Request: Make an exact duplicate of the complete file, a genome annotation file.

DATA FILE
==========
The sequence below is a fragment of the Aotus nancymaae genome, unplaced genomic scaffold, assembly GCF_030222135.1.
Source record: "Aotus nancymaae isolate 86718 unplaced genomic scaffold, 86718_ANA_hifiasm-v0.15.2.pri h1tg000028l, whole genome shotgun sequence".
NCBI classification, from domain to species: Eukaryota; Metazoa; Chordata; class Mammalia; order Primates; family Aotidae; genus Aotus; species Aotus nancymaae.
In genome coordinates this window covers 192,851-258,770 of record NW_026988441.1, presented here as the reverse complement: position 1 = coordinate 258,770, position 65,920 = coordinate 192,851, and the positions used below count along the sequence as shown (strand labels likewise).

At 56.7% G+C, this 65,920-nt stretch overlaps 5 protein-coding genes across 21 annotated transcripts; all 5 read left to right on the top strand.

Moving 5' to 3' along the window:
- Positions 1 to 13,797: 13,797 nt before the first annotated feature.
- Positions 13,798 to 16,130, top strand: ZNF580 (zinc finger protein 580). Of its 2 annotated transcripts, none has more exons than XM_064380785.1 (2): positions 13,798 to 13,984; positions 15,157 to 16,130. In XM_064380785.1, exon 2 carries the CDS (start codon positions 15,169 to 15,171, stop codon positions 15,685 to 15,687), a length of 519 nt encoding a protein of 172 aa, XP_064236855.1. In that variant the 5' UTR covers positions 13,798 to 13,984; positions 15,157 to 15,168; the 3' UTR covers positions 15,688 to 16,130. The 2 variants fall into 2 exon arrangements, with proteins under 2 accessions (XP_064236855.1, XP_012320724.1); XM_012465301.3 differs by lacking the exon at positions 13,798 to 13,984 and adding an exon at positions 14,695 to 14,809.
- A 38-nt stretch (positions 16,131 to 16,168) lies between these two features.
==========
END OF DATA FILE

The sequence below is a fragment of the Aotus nancymaae genome, unplaced genomic scaffold, assembly GCF_030222135.1.
Source record: "Aotus nancymaae isolate 86718 unplaced genomic scaffold, 86718_ANA_hifiasm-v0.15.2.pri h1tg000028l, whole genome shotgun sequence".
NCBI classification, from domain to species: Eukaryota; Metazoa; Chordata; class Mammalia; order Primates; family Aotidae; genus Aotus; species Aotus nancymaae.
In genome coordinates this window covers 192,851-258,770 of record NW_026988441.1, presented here as the reverse complement: position 1 = coordinate 258,770, position 65,920 = coordinate 192,851, and the positions used below count along the sequence as shown (strand labels likewise).

At 56.7% G+C, this 65,920-nt stretch overlaps 5 protein-coding genes across 21 annotated transcripts; all 5 read left to right on the top strand.

Moving 5' to 3' along the window:
- Positions 1 to 13,797: 13,797 nt before the first annotated feature.
- Positions 13,798 to 16,130, top strand: ZNF580 (zinc finger protein 580). Of its 2 annotated transcripts, none has more exons than XM_064380785.1 (2): positions 13,798 to 13,984; positions 15,157 to 16,130. In XM_064380785.1, exon 2 carries the CDS (start codon positions 15,169 to 15,171, stop codon positions 15,685 to 15,687), a length of 519 nt encoding a protein of 172 aa, XP_064236855.1. In that variant the 5' UTR covers positions 13,798 to 13,984; positions 15,157 to 15,168; the 3' UTR covers positions 15,688 to 16,130. The 2 variants fall into 2 exon arrangements, with proteins under 2 accessions (XP_064236855.1, XP_012320724.1); XM_012465301.3 differs by lacking the exon at positions 13,798 to 13,984 and adding an exon at positions 14,695 to 14,809.
- A 38-nt stretch (positions 16,131 to 16,168) lies between these two features.